Issue of March 29, 2020
     
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EDITORIAL

GOOD SAMARITANS IN TIMES OF CRISIS


If there’s anything notable of the coronavirus disease-2019 pandemic the world is facing now, it is about what a few good men and women could do to turn things around for the better.

These are the individuals and groups, who in their simple ways, are reaching out to the frontliners by giving them foods, and personal protective equipment, among other forms of assistance to further boost their morale in their fight against the spread of this unseen enemy. From the mainstream to social media, the acts of kindness and charity of these individuals and groups keep inspiring our already weary frontliners.

In La Trinidad, Benguet, people have witnessed several farmers leaving sacks of their produce open along the road and putting up signs: “Get what you need. It’s for free.” to passersby, despite suffering heavy economic losses themselves.

The story of a landlord, who showed kindness to his boarders, has voluntarily waived this month’s rental fees has also inspired his peers, as his action has caused a wave of compassion with other landlords following suit, leaving grateful tenants heaving a sigh of relief.

Various groups from other provinces who have kakailian students who were left stranded in the urban areas such as Baguio and La Trinidad, Benguet during the enhanced community lockdown, kept in touch with their kakailian for assistance. This includes the initiative of the various local government units, political leaders, and groups that connected to give aid to these students and working kakailian, most especially those living in rented homes.

Churches also stepped up in giving financial and food assistance aside from spiritual guidance to indigent families all around their respective communities.

In Baguio, several groups produce improvised personal protective equipment for our health workers and other frontliners, seeing the lack of supplies, as suppliers and other providers run out of stocks.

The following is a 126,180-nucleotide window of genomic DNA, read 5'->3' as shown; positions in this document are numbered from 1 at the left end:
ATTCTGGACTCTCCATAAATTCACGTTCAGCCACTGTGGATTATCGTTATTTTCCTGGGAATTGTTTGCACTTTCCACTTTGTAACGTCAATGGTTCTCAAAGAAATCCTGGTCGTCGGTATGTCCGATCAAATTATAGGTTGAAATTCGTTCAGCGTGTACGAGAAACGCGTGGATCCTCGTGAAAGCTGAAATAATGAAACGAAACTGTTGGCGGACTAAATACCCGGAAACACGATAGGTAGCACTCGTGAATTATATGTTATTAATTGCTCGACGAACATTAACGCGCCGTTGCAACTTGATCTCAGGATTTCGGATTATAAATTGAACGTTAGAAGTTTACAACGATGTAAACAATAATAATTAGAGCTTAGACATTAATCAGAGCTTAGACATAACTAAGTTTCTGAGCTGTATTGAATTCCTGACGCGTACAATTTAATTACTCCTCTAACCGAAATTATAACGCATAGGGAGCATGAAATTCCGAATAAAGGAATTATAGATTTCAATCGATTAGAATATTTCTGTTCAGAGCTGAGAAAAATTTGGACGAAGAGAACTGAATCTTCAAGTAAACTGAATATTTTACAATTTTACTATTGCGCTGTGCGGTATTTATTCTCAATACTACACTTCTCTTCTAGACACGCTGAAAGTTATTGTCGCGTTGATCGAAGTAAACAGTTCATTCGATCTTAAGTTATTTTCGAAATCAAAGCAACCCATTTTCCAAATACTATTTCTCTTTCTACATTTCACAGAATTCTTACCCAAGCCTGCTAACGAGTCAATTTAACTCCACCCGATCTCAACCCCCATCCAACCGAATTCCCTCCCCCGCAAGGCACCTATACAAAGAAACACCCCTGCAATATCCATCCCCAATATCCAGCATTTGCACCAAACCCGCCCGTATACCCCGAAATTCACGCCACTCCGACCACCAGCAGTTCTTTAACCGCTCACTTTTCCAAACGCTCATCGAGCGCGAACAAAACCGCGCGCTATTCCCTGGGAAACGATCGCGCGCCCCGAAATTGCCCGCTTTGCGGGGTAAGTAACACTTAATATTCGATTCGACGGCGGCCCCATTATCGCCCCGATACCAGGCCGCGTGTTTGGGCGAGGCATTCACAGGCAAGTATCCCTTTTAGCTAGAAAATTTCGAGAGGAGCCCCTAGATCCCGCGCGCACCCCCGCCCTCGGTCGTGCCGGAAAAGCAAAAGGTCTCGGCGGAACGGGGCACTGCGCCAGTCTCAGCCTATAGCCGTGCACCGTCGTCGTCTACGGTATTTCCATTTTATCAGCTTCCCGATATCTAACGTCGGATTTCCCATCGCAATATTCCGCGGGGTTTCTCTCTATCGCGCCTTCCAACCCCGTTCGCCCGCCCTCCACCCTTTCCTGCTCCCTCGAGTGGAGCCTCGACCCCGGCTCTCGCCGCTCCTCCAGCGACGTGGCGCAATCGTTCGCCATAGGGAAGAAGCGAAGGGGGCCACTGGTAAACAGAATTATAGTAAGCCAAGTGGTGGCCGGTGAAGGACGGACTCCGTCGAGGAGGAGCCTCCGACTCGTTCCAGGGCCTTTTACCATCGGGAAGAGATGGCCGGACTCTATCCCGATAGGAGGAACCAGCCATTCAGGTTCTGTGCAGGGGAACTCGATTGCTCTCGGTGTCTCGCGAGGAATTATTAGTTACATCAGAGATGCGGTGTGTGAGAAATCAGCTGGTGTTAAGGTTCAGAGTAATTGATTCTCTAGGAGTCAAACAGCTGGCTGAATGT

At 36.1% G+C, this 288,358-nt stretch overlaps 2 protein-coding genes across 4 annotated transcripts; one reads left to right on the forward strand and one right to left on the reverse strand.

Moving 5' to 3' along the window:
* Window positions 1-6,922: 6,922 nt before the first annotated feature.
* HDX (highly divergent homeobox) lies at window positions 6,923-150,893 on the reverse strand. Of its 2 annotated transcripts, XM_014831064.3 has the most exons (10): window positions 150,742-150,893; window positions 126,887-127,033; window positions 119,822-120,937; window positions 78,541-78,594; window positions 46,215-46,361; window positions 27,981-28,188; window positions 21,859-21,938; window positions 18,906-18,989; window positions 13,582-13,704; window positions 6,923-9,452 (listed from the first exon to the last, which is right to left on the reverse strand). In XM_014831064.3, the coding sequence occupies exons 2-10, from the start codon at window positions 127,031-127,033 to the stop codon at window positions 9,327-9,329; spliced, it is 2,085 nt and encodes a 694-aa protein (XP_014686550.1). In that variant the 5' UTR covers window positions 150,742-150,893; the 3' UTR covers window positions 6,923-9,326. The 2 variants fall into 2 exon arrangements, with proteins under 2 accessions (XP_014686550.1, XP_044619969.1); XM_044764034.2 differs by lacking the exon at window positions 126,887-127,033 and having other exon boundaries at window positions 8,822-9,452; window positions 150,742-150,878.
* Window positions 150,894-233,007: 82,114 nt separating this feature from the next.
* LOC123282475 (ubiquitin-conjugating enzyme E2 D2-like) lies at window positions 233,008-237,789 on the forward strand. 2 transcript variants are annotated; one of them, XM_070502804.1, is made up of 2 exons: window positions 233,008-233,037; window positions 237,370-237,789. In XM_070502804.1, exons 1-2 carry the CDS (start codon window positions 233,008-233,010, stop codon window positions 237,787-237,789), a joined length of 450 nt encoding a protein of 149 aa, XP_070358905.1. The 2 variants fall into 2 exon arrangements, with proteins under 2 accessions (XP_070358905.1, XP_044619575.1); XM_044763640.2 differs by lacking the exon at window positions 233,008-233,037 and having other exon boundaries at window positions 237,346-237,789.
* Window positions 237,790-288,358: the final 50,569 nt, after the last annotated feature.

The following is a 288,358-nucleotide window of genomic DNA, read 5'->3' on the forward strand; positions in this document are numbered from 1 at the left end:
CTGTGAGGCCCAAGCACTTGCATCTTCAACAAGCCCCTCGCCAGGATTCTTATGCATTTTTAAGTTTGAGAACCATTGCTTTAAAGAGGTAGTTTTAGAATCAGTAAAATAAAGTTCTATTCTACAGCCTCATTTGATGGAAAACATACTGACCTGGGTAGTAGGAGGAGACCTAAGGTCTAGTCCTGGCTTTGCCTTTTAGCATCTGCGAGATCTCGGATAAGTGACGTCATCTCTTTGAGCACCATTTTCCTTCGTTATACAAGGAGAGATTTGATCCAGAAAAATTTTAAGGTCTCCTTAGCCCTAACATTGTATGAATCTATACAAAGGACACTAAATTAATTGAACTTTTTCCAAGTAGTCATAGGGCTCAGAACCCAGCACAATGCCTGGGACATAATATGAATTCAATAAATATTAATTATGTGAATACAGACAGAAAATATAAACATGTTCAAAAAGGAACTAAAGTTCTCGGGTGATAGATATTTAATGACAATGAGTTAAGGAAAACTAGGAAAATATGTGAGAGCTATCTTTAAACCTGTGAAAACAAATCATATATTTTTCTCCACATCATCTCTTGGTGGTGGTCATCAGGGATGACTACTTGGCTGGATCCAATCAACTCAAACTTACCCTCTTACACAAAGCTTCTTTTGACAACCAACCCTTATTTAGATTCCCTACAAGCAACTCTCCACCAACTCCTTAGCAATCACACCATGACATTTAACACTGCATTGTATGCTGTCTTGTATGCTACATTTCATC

In other parts of the country, there are neighbors putting up signs on their gates not to receive relief goods in deference for those who need them most.

Kindness is indeed contagious; it is what is needed in these critical times. Let this be a reminder that good character prevails over any crisis. However, while people appreciate kind responses from private individuals and groups, all the more they need prompt response from the government.

With the emergency powers given to President Rodrigo Duterte under Republic Act 11469, giving him the authority to realign national budget and to allocate funds to provide for the 18 million low-income families by giving subsidies ranging from P5,000 to P8,000, we are hoping that this would truly transcend down to the needs of the Filipino people.

The various local government units, with their own emergency funds from their quick response funds have also started giving out food assistance to their constituents without too much requirements asked from citizens.

This is the time LGUs must be responsible in allocating five percent of their annual budgets specifically for disaster risk reduction and management in their areas of jurisdiction to ensure timely delivery of services and assistance to their constituents.

The quick response fund can now be tapped with the President’s declaration of the country under state of calamity.

It is now the time for the LGUs and the community to come together to help one another in this unprecedented crisis the world is grappling over.

At the end of this health crisis, it is the sense of community that rises up. We look to our leaders for guidance but we look out for each other, for we are each others’ keeper.

 

 

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